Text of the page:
One of the enhancements being made to MAP is the introduction of improved security for signalling traffic. A protocol called MAPSEC implements this security and carries MAP messages. MAPSEC utilises some suitable encryption and authentication mechanism. The use of MAPSEC in an internodal communication is specified by a Security Policy Database (SPD) of one or more of the communicating network elements. The SPD specifies that MAPSEC shall be applied to all signalling communications towards a particular network. According to the current proposals, a MAPSEC protected communication commences with the sending of a MAPSEC message (containing a MAP message) from the initiating network element (which is assumed to be MAPSEC capable) to a peer network element. In the event that the peer network element is MAPSEC capable, that network element will return a MAPSEC response message. This is illustrated in
The exchange of messages illustrated in
It is an object of the present invention to overcome or at least mitigate the problems noted in the previous paragraph. This and other objects may be achieved by introducing a database identifying the security capabilities of network elements. If a network element having the necessary security capabilities has access to this database, then the problems of delay and additional signalling can be mitigated.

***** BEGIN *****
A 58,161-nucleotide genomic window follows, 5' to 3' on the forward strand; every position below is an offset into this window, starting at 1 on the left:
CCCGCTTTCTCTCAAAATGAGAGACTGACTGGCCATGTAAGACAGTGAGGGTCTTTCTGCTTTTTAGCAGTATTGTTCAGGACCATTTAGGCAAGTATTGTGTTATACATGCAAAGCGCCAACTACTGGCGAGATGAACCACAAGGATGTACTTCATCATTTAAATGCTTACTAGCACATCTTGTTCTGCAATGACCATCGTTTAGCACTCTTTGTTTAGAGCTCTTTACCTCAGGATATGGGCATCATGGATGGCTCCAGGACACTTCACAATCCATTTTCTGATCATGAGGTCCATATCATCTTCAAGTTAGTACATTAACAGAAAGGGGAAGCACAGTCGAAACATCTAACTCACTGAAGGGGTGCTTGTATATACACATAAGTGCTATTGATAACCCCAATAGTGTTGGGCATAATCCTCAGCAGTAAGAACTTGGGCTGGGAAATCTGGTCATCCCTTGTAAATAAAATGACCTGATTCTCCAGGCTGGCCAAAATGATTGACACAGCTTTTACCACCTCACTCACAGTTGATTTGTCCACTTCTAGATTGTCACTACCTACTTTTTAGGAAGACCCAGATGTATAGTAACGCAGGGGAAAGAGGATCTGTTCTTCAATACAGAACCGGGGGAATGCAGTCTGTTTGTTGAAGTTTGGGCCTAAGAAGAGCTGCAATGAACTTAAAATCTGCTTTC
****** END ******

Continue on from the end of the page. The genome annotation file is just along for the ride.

According to a first aspect of the present invention there is provided a method of facilitating the interworking of network elements of one or more communication networks, some of which network elements support a given security mechanism and others of which do not, the method comprising:
Embodiments of the present invention reduce the need for additional signalling transfers in the event that a peer network element does not support the security mechanism. It may only be necessary to incur the additional signalling the first time that two network elements communicate. The database can be updated with the result of the first communication (i.e. to indicate whether or not the peer network element implements the security mechanism).